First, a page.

# Is this a subspace.

1. Oct 27, 2012

### pyroknife

Which of the following is a subspace of M2x2 (the vector space of 2x2 matrices. and explain why or why not:
1) Set of 2x2 matrices A such that det(A)=1
2) set of 2x2 matrices B such that B[1 -1]^t=0 vector

To check if something is a subspace I must satisfy 3 conditions (applied for matrix A):
1) 0 matrix is A
2) If U and V are in A then U+V is in A
3) if V is in A then cV is in A for some scalar c.
The above is analogous for matrix B.

For 1) Set of 2x2 matrices A such that det(A)=1
The 0 matrix is not in this set because the determinant is 0 which ≠1, thus the set of 2x2 matrices A is not a subspace.

Is this correct?

For 2) set of 2x2 matrices B such that B[1 -1]^t=0 vector
The 0 matrix is in this set because the matrix 2x2 consisting of all 0s multiplied by [1 -1]^t is =0.

Now I want to make sure I'm correctly applying the latter 2 conditions.
If U and V are in this set, then the following is true.
If U*[1 -1]^t=0 and V*[1 -1]^t=0
U+V=(U+V)[1 -1]^t. Since U and V are 0, U+V=0. thus U+V=(0+0)[1 -1]^t.=0, thus U+V is in B?

For condition 3: if V1*[1 -1]^t=0 is in the set, then cV must be in the set for it to be a subspace.
cV1*[1 -1]^t=c*0*[1 -1]^t=0, thus cV is in the set?

Thus the set of 2x2 matrices B such that B[1 -1]^t=0 vector is a subspace.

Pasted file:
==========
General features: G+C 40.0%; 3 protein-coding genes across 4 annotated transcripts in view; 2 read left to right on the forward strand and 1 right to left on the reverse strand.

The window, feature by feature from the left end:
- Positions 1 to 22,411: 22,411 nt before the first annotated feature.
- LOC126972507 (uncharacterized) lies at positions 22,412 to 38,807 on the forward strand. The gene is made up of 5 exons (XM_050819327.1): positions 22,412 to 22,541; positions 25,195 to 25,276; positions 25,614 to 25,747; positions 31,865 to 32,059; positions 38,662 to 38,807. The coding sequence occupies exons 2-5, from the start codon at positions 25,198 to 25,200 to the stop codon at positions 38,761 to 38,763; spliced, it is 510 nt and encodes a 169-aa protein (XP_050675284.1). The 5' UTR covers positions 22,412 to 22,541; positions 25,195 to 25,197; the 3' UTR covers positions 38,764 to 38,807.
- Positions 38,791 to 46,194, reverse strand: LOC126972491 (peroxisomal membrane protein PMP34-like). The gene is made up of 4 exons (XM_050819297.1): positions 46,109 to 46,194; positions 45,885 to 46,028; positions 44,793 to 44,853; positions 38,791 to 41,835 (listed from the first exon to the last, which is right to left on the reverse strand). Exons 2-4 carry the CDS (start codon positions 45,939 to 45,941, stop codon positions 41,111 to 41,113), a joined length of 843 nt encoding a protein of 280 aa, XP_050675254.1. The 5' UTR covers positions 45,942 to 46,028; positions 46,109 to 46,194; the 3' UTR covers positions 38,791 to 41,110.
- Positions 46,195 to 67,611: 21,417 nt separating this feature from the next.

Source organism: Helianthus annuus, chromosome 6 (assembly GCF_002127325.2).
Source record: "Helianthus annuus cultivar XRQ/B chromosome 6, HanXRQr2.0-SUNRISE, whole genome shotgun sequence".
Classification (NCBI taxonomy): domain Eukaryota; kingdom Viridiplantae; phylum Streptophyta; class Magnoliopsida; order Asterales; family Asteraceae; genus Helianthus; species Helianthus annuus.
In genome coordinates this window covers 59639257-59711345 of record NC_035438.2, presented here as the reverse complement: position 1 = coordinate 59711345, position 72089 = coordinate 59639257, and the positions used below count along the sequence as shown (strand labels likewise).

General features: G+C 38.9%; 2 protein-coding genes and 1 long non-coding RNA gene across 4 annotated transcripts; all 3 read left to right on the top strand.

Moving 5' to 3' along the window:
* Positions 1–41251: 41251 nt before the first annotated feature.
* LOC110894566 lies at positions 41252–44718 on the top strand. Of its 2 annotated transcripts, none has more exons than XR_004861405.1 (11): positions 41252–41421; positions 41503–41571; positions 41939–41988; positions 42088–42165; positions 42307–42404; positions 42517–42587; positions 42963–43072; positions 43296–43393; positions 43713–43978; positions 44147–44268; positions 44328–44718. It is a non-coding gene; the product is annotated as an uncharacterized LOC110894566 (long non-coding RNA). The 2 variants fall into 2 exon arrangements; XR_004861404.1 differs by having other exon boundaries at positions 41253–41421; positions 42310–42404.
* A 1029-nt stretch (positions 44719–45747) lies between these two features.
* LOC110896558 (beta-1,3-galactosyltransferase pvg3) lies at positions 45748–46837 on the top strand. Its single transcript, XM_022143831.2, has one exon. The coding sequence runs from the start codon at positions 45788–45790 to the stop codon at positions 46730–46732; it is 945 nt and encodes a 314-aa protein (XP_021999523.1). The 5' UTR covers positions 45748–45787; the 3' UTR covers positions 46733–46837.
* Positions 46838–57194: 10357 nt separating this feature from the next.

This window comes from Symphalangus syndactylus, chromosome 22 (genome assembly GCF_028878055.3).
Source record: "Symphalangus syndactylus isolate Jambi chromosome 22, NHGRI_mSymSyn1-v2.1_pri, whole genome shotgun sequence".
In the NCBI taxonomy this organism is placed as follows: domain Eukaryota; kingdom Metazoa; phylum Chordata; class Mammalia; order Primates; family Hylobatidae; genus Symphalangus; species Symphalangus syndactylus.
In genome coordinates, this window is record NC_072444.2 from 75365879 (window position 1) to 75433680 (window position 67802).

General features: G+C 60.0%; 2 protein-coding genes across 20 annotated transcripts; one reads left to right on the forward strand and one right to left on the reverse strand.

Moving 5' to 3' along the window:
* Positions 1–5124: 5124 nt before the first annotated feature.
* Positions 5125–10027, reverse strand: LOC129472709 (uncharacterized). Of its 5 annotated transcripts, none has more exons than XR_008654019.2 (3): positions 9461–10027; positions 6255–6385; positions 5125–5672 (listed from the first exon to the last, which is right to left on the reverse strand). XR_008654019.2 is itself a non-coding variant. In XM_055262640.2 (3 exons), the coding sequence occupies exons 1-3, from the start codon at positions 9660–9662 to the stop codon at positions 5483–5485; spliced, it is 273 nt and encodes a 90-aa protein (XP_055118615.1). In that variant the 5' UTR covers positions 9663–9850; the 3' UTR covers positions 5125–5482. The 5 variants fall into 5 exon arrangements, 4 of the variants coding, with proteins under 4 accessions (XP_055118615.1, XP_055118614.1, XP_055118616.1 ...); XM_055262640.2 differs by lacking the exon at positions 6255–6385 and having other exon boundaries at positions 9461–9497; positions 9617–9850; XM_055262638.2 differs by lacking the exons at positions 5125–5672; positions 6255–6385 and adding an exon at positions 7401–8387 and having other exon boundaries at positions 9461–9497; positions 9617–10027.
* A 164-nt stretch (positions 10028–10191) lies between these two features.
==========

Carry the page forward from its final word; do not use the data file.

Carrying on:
Last edited: Oct 28, 2012
2. Oct 28, 2012

### haruspex

First, B is not the set of interest. It is used as an example of one of the matrices. No letter has been assigned to the set, so let's call it S.
If U is in S it means U*[1 -1]^t=0. U is not of the form U1*[1 -1]^t, and it is not usually 0.

3. Oct 28, 2012

### pyroknife

Thanks.

I edited my original post. Does it look better?

4. Oct 28, 2012

### micromass

Staff Emeritus

5. Oct 28, 2012

### haruspex

Yes.
No it doesn't
No they aren't
No it isn't.
Stop and think... what do you have to prove about U+V that would imply it is in S?

6. Oct 28, 2012

### pyroknife

I have to prove that the addition of two things in S must be in S in order for it to be a subspace.

Instead of U+V=(U+V)[1 -1]^t. , I should've written:
U*[1 -1]^t +V*[1 -1]^t=0=(U+V)*[1 -1]^t=0
(0+0)*[1 -1]^t=0
Thus U*[1 -1]^t +V*[1 -1]^t is in S.

Is this the right idea?

7. Oct 28, 2012

### haruspex

Yes, and if you just rearrange that sequence you will have a logical proof. But what has the next line to do with anything?
No, you're not trying to prove U*[1 -1]^t +V*[1 -1]^t is in S. You want to show U+V is in S.